Conclusion

Future generations will not have the luxury of separating the economic from the environmental. At the heart of both is the way we allocate resources- from plants to pounds- and how the allocation process has been designed to intentionally funnel these resources into a decreasing number of hands.

Putting this right will require a deep recalibration of how we produce and share everything, not least our social and environmental wealth. As we seek to implement alternatives that can meet the scale of the crisis, Community Wealth Building offers a series of real-life, practical remedies that can strike a blow at the heart of extractive fossil capitalism. We must start right away.

See footnotes

[1] Alastair Gee and Dani Anguiano, “Last day in Paradise: the untold story of how a fire swallowed a town”, The Guardian, 20 December 2018,

https://www.theguardian.com/environment/2018/dec/20/last-day-in-paradise-california-deadliest-fire-untold-story-survivors.

[2] Michael Savage, “ Richest 1% on target to own two-thirds of all wealth by 2030”, The Observer, 7 April 2018,

 https://www.theguardian.com/business/2018/apr/07/global-inequality-tipping-point-2030.

[3] oxfam.org, accessed June 2019, “Extreme Carbon Inequality”, 2 December 2015, https://www-cdn.oxfam.org/s3fs-public/file_attachments/mb-extreme-carbon-inequality-021215-en.pdf.

[4] bbc.co.uk, accessed June 2018, “Fracking starts at landmark Lancashire site”, 15 October 2018,

 https://www.bbc.co.uk/news/uk-england-lancashire-45825268.

[5] Phillip Inman, “Deep coal mine gets go ahead in Cumbria despite protests”, The Guardian, 19 March 2019,

https://www.theguardian.com/environment/2019/mar/19/deep-coal-mine-gets-go-ahead-in-cumbria-despite-protests.

[6] Ed Cox & Dom Goggins, “Atmosphere: Towards a Proper Strategy for Tackling Greater Manchester’s Air Pollution Crisis”, IPPR, June 2018, https://www.ippr.org/research/publications/atmosphere.

[7] campaigncc.org, accessed June 2019, "Councils declaring climate emergency: what next?”, Campaign Against Climate Change,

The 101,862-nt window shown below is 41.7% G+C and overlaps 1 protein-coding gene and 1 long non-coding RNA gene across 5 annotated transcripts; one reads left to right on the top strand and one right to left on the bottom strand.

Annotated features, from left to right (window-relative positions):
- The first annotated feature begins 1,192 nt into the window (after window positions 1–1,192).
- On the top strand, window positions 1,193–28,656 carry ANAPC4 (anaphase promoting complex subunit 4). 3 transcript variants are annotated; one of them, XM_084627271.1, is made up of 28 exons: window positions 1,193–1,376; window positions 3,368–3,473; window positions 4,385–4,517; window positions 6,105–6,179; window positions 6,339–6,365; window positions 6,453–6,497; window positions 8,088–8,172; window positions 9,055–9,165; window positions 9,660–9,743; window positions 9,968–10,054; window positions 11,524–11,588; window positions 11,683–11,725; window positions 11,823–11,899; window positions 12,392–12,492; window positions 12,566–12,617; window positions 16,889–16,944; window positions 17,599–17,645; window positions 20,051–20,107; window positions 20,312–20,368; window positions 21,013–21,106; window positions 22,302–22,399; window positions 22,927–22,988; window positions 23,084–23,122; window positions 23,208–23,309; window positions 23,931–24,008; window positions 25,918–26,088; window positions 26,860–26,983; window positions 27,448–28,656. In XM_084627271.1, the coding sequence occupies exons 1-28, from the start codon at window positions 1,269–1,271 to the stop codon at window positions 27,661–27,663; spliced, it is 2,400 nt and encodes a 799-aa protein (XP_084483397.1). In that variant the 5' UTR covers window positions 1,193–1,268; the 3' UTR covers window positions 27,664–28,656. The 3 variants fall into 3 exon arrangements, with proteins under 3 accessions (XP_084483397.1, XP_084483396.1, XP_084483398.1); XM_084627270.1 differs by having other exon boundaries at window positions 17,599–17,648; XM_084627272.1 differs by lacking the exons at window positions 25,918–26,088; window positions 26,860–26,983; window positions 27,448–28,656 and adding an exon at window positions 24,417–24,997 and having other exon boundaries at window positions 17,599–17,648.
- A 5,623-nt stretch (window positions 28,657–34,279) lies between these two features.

https://www.campaigncc.org/councils_climate_emergency.

[8] theclimatemobilization.org, accessed June 2018, the Climate Mobilization,  https://www.theclimatemobilization.org/climate-emergency-campaign.

[9] Gus Speth, Carla Skandier, Johanna Bozuma, “Taking climate action to the next level”, The Democracy Collaborative, 29 August 2018,  https://thenextsystem.org/climateaction.

[10] lincolngreenenergy.org, accessed June 2019, Lincoln Green Energy, https://www.lincolngreenenergy.org/municipal-solar.

[11] Laura Williams, “Is Andy Burnham Missing Huge Opportunity to Invest in an Energy Supply company?”, Centre for Local Economic Strategies, 25 March 2019, https://cles.org.uk/news/is-andy-burnham-missing-huge-opportunity-to-invest-in-an-energy-supply-company/.

[12]gofossilfree.org, accessed June 2019, https://gofossilfree.org.

[13] Green New Deal Group, “A National Plan for the UK: From Austerity to the Age of the Green New Deal”, pp 29, September 2013, https://www.greennewdealgroup.org/wp-content/uploads/2013/09/Green-New-Deal-5th-Anniversary.pdf.

[14] Richard Baron, “The Role of Public Procurement in Low-carbon Innovation”, Organisation for Economic Co-operation and Development, April 2016,  "http://www.oecd.org/sd-roundtable/papersandpublications/The%20Role%20of%20Public%20Procurement%20in%20Low-carbon%20Innovation.pdf.

[15]Alistair Munro, “Danish billionaire sets ‘200-year vision’ for his Highland home”, The Press and Journal, 3 December 2018,

https://www.pressandjournal.co.uk/fp/news/highlands/1622605/danish-billionaire-sets-200-year-vision-for-his-highland-home/.